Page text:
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Watch an Arkansas Farmer Deliberately Disc a Spread of Snow Goose Decoys

After a lease dispute between a farmer and an outfitter, the farmer cruises through an expensive snow goose spread with his stubble roller
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farmer discs decoys
A view from both inside (left) and outside the tractor. via Facebook

A snow goose hunt that was interrupted in northeast Arkansas on Feb. 17 has since spilled over into the public eye. This is mainly because the interruption—to put it mildly—was caught on video and shared widely on social media. The video shows a farmer intentionally driving though a field full of goose decoys on his tractor with a stubble roller attached to the back. The hunters, who are still out in the field at the time, look on and film. At least one law enforcement officer is also present as the farmer discs through the spread at high speed.

The above video, shared on Facebook yesterday by Lone Star Outdoors Show, is actually a combination of two separate clips. The first 38 seconds were filmed by one of the hunters, a friend of local waterfowl guide Mark Spiller, who says he has a lease agreement to hunt ducks and geese on the land.

“The sheriff is watching. He says there’s nothing they can do,” the hunter says during the clip as he pans between the tractor and the Cross County Sheriff’s Department vehicle parked nearby. “It’s a civil matter they say, because they both have a lease. But yet, he’s literally discing through the decoys—here he comes, going to do it again right through the center of them. Look at that shit.”

The next 29 seconds show the view from inside the tractor’s cab. This clip was filmed by the farmer, Dustin Lloyd, who says he has a lease agreement to farm the land. Lloyd says he was trying to make a point because Spiller owed the landowner money but refused to leave when he was served an eviction notice.

“God dang, those geese won’t get up and move!” Lloyd jokes at one point in the video while an old country song blasts over the tractor’s stereo. “Gotta fix all these ruts!”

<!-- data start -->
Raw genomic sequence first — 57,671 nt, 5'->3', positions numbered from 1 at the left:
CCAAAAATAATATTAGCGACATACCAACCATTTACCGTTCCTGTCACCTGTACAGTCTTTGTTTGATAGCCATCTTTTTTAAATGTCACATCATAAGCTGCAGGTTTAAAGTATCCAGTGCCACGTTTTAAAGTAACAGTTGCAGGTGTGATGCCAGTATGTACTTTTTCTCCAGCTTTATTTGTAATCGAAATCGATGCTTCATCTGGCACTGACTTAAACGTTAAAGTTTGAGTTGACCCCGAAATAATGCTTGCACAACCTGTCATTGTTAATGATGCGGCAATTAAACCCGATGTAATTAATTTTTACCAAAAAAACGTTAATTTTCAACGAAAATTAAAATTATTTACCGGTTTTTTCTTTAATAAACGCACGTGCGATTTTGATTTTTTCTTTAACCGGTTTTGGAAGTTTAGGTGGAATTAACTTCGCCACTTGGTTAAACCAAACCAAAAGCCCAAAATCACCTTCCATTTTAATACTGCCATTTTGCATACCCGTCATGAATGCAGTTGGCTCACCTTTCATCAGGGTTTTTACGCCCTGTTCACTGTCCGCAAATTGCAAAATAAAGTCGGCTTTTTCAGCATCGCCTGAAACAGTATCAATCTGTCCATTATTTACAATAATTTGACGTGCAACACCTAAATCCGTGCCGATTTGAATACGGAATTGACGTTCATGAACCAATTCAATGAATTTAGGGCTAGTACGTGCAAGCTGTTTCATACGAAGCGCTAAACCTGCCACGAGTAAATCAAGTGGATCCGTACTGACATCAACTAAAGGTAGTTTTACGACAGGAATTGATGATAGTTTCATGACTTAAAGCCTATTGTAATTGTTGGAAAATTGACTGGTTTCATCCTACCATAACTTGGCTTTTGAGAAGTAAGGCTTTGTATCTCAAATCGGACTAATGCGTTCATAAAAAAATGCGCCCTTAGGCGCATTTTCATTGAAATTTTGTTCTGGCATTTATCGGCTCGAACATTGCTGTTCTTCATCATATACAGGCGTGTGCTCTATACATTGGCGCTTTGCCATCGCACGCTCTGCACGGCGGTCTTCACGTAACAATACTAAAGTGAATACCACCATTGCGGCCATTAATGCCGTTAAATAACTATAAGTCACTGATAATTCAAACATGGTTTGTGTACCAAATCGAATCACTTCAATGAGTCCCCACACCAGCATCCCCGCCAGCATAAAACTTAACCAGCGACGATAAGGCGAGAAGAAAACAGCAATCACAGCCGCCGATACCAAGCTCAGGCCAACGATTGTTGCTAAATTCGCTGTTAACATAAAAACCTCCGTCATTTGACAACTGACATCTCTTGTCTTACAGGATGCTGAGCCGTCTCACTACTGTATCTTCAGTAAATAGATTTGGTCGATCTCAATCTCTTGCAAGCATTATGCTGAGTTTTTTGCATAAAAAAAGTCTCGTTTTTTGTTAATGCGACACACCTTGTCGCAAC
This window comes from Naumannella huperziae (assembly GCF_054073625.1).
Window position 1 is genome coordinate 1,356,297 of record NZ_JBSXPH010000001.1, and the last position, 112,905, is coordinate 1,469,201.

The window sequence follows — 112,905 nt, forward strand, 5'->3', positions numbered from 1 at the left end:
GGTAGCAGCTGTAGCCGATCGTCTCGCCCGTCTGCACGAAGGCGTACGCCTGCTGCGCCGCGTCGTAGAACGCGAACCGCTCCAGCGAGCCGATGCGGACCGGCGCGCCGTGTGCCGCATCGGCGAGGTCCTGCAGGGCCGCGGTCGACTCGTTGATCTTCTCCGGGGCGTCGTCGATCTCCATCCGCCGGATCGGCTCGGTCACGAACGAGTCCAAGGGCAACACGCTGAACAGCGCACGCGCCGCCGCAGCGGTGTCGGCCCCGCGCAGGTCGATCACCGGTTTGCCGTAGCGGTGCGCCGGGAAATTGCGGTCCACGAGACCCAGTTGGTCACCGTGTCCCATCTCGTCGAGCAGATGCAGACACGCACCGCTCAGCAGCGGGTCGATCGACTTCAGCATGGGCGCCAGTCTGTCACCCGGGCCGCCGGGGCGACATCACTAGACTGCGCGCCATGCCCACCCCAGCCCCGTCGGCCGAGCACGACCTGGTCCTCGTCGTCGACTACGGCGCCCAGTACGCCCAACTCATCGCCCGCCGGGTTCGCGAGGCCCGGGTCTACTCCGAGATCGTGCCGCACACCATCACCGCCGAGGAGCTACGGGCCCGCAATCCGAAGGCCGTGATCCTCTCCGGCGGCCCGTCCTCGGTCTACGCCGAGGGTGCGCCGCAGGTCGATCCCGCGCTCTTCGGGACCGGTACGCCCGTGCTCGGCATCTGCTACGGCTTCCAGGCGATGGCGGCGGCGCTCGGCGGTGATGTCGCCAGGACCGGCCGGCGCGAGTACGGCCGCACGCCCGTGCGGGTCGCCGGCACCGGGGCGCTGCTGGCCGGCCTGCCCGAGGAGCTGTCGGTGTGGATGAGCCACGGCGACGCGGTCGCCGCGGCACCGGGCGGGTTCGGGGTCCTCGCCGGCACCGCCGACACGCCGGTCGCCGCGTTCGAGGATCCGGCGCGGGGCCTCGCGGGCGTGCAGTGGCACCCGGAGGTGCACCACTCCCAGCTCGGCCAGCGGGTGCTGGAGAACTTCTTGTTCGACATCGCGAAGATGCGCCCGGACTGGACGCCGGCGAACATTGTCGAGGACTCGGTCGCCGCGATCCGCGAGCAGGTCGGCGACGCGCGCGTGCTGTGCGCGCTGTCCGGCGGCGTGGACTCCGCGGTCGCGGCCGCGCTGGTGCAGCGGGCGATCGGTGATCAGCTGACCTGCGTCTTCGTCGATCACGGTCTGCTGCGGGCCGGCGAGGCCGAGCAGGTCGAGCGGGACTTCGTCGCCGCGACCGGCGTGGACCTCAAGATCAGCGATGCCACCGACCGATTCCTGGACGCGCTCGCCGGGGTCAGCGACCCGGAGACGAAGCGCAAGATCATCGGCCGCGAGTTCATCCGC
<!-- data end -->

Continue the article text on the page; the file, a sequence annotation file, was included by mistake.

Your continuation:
The video has already been viewed nearly 300,000 times, and most commenters seem to be taking Lloyd’s side. Their opinions likely have a lot to do with the video’s description, which reads: “Farmer discs entire snow goose spread after hunters refuse to pay lease fee and get off his property.” After all, with this cut-and-dry summary, who can blame the farmer for running off a bunch of deadbeat and dishonest goose hunters? The only problem is that it doesn’t tell the full story.

A Longstanding Disagreement Over a Snow Goose Lease

The dispute that led to last Friday’s incident is between Dustin Lloyd, the farmer who rolled hundreds of snow geese decoys into the ground, and Mark Spiller, a waterfowl guide who operates First Creek Outfitters. Neither man owns the land where the video was filmed. Both men claim to have leases on the property, but each one says that the other’s lease is illegitimate. Neither party was willing to share copies of their respective leases with Outdoor Life.

As for the landowner, she’s an 80-plus-year-old woman who has a difficult time conducting business transactions on her own, according to Lloyd (her nephew) and Spiller. Meanwhile, members of local law enforcement—both the local sheriff’s office and the state fish and game agency—refuse to take a side. They’ve told both parties that it’s a civil matter and is out of their jurisdiction. Neither the Cross County Sheriff’s Office nor the Arkansas Game and Fish Commission immediately responded to requests for comment.

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Which means that until more information comes to light, it’s a case of one man’s word against another’s. Lloyd says that Spiller owes his aunt money and wasn’t holding up his end of the agreement. He also says that Spiller’s lease is fake because his aunt never actually signed it.

“He’s taking advantage of the laws put in place,” Lloyd says. “I’d do it again to the same person if the situation was the same. I wouldn’t just blatantly plow up some decoys because it was on some ground I was farming.”

Spiller claims that his lease is legitimate and was signed by the landowner in 2020. He’s also been living in a house on the property for the past several years with the permission of the landowner and her daughter. He says that he’s always operated within the bounds of their agreement, and that even if he did owe the landowner money, that would be between him and the landowner—not him and Lloyd.

“His contract is not even valid. He took advantage of an elderly lady,” Spiller says. “I’m not gonna throw jackrocks under his tractor, because two wrongs don’t make a right. And if he thinks I did wrong, then why is he doing me wrong to try to make it right?”